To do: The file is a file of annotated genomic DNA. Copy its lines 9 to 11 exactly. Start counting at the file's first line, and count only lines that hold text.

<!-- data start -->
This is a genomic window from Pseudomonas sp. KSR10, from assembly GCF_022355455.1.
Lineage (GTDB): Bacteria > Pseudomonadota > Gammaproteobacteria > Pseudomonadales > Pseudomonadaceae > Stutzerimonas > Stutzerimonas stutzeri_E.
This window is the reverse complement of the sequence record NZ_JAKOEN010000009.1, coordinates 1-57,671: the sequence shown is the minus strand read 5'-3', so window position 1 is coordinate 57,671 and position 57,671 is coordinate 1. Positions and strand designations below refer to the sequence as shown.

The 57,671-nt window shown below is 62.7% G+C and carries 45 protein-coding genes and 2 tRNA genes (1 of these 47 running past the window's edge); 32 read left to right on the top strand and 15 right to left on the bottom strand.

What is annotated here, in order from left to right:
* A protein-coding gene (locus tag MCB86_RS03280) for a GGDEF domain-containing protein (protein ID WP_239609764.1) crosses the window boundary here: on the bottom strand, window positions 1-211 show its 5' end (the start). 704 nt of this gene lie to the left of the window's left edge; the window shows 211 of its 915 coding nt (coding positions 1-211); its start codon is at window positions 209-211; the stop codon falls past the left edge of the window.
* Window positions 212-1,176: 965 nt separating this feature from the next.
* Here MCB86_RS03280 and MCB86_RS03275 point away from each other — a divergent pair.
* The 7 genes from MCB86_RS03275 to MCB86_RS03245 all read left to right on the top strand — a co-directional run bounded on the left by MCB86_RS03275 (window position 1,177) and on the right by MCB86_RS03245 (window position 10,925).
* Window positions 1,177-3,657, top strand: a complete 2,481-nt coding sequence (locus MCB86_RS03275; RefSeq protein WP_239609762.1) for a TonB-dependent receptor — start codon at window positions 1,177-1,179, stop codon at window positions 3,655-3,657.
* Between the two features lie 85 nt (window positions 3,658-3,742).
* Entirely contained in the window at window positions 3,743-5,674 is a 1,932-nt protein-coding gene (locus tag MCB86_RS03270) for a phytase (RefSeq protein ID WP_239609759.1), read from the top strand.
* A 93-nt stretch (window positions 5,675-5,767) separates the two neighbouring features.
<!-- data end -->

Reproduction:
* The 7 genes from MCB86_RS03275 to MCB86_RS03245 all read left to right on the top strand — a co-directional run bounded on the left by MCB86_RS03275 (window position 1,177) and on the right by MCB86_RS03245 (window position 10,925).
* Window positions 1,177-3,657, top strand: a complete 2,481-nt coding sequence (locus MCB86_RS03275; RefSeq protein WP_239609762.1) for a TonB-dependent receptor — start codon at window positions 1,177-1,179, stop codon at window positions 3,655-3,657.
* Between the two features lie 85 nt (window positions 3,658-3,742).